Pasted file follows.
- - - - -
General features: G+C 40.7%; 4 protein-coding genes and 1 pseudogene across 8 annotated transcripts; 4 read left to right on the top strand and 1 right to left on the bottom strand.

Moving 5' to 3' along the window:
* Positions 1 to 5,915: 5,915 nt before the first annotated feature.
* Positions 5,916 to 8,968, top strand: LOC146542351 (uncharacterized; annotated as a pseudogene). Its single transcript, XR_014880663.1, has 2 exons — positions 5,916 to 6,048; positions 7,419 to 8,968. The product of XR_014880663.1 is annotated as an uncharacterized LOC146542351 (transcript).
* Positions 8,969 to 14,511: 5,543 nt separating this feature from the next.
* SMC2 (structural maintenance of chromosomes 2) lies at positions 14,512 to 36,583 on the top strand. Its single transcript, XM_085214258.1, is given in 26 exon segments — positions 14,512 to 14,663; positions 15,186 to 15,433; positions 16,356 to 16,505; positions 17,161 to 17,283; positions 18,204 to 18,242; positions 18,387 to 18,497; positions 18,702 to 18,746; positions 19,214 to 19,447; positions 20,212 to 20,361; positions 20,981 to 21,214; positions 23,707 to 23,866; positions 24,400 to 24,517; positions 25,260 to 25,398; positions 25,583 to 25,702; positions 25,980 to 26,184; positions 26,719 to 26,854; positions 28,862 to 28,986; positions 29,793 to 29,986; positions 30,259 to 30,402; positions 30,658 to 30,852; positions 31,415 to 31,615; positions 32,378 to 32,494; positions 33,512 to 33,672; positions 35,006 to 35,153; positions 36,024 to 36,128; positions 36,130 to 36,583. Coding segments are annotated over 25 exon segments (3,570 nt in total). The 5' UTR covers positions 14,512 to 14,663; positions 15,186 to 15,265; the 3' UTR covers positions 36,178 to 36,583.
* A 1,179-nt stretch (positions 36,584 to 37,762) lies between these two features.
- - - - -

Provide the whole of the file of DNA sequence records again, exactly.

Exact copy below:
General features: G+C 40.7%; 4 protein-coding genes and 1 pseudogene across 8 annotated transcripts; 4 read left to right on the top strand and 1 right to left on the bottom strand.

Moving 5' to 3' along the window:
* Positions 1 to 5,915: 5,915 nt before the first annotated feature.
* Positions 5,916 to 8,968, top strand: LOC146542351 (uncharacterized; annotated as a pseudogene). Its single transcript, XR_014880663.1, has 2 exons — positions 5,916 to 6,048; positions 7,419 to 8,968. The product of XR_014880663.1 is annotated as an uncharacterized LOC146542351 (transcript).
* Positions 8,969 to 14,511: 5,543 nt separating this feature from the next.
* SMC2 (structural maintenance of chromosomes 2) lies at positions 14,512 to 36,583 on the top strand. Its single transcript, XM_085214258.1, is given in 26 exon segments — positions 14,512 to 14,663; positions 15,186 to 15,433; positions 16,356 to 16,505; positions 17,161 to 17,283; positions 18,204 to 18,242; positions 18,387 to 18,497; positions 18,702 to 18,746; positions 19,214 to 19,447; positions 20,212 to 20,361; positions 20,981 to 21,214; positions 23,707 to 23,866; positions 24,400 to 24,517; positions 25,260 to 25,398; positions 25,583 to 25,702; positions 25,980 to 26,184; positions 26,719 to 26,854; positions 28,862 to 28,986; positions 29,793 to 29,986; positions 30,259 to 30,402; positions 30,658 to 30,852; positions 31,415 to 31,615; positions 32,378 to 32,494; positions 33,512 to 33,672; positions 35,006 to 35,153; positions 36,024 to 36,128; positions 36,130 to 36,583. Coding segments are annotated over 25 exon segments (3,570 nt in total). The 5' UTR covers positions 14,512 to 14,663; positions 15,186 to 15,265; the 3' UTR covers positions 36,178 to 36,583.
* A 1,179-nt stretch (positions 36,584 to 37,762) lies between these two features.